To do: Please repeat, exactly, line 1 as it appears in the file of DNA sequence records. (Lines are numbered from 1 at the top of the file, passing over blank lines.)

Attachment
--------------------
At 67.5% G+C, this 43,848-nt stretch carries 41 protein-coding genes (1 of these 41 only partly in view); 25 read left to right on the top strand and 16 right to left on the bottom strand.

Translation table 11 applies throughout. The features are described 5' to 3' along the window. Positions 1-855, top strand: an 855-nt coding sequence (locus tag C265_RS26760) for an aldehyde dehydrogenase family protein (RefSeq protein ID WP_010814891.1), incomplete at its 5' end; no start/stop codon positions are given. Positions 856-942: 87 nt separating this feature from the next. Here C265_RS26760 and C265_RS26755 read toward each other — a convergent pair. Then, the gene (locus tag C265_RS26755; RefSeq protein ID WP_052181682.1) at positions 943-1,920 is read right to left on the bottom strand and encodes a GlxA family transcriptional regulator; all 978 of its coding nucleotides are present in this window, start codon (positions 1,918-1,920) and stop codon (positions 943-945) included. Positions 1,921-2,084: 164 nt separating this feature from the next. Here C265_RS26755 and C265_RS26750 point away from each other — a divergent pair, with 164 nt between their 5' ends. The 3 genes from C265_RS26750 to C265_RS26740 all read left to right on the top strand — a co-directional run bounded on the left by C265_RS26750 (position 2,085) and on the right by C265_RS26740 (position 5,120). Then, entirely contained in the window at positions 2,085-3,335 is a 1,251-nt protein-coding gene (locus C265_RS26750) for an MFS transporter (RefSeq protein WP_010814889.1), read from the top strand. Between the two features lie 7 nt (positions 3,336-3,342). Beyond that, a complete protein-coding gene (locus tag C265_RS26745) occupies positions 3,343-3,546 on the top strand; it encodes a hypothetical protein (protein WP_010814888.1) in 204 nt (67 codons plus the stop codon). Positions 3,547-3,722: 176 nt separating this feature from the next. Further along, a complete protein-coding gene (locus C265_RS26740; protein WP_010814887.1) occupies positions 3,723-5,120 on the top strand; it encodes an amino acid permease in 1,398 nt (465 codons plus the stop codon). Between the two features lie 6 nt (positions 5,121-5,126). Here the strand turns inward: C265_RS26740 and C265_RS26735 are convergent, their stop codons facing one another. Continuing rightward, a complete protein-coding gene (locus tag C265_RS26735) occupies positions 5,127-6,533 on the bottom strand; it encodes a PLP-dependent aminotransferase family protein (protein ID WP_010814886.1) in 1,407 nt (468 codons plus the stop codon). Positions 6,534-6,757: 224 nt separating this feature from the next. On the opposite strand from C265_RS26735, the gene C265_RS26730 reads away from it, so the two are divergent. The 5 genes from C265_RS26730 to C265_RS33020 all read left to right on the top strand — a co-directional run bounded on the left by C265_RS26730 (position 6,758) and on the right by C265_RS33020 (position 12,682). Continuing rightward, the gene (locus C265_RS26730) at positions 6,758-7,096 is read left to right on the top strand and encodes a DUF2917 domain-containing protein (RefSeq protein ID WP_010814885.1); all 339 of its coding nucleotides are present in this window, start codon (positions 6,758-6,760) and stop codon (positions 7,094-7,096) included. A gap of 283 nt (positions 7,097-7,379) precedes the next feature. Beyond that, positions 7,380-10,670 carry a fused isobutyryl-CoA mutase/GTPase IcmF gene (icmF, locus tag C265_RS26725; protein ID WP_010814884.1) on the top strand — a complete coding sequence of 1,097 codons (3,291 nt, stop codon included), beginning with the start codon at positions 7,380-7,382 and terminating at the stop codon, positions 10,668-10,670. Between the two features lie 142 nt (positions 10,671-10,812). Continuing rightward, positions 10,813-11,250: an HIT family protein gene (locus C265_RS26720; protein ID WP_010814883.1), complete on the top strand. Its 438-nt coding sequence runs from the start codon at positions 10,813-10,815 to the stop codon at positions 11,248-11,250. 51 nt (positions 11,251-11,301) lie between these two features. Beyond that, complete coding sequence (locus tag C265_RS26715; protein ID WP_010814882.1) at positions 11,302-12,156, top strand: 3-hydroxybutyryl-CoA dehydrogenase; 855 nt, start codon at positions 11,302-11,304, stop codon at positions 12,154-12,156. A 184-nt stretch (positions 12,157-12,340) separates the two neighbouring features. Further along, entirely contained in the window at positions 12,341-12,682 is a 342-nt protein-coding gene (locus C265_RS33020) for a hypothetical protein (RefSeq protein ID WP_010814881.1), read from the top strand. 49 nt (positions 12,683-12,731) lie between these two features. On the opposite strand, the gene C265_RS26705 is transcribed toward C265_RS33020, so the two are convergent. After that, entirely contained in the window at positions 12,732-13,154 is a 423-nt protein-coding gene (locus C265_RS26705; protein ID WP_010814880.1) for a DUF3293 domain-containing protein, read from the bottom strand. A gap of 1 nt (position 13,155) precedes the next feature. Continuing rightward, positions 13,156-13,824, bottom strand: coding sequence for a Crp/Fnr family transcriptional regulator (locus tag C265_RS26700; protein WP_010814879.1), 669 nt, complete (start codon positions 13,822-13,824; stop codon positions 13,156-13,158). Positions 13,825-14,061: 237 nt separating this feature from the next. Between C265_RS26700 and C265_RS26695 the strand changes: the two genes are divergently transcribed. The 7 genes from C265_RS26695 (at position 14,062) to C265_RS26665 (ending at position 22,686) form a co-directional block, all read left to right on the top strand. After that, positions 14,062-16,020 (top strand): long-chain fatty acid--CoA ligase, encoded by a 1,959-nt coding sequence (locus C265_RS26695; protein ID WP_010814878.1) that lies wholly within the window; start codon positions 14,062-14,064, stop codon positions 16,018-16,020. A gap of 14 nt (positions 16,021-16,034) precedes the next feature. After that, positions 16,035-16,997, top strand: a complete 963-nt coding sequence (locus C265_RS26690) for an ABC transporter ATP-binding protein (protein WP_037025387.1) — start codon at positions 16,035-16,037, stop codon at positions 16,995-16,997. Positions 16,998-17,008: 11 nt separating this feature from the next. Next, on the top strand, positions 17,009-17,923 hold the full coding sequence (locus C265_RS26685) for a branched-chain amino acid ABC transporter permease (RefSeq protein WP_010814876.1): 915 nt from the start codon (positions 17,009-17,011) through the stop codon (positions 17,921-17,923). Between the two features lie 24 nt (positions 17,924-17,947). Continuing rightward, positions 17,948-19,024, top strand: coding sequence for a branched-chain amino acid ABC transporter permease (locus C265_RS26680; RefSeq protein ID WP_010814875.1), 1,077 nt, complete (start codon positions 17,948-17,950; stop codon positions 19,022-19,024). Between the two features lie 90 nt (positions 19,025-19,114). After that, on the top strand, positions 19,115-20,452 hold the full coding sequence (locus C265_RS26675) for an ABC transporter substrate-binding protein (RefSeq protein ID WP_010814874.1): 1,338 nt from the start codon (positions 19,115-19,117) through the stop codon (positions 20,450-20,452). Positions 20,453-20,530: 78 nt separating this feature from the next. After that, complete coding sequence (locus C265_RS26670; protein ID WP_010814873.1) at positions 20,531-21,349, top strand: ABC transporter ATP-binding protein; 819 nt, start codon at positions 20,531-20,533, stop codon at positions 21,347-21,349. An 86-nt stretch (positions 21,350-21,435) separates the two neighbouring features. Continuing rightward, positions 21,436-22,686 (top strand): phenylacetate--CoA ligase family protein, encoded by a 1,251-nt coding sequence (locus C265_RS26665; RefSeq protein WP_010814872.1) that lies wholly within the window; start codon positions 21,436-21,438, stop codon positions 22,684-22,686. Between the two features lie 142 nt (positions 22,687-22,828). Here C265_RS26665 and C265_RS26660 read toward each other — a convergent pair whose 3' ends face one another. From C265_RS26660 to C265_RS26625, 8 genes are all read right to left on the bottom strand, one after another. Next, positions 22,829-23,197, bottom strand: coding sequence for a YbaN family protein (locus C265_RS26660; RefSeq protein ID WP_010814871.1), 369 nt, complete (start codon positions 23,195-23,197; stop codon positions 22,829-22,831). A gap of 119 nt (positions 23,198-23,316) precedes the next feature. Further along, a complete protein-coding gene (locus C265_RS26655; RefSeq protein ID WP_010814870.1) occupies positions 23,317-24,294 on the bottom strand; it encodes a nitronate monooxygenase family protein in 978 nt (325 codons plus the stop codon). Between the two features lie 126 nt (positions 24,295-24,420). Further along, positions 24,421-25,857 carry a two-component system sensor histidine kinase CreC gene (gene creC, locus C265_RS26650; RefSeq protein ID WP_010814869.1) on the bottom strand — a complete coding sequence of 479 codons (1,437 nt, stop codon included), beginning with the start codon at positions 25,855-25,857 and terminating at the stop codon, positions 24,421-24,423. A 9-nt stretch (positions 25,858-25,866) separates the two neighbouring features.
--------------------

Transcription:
At 67.5% G+C, this 43,848-nt stretch carries 41 protein-coding genes (1 of these 41 only partly in view); 25 read left to right on the top strand and 16 right to left on the bottom strand.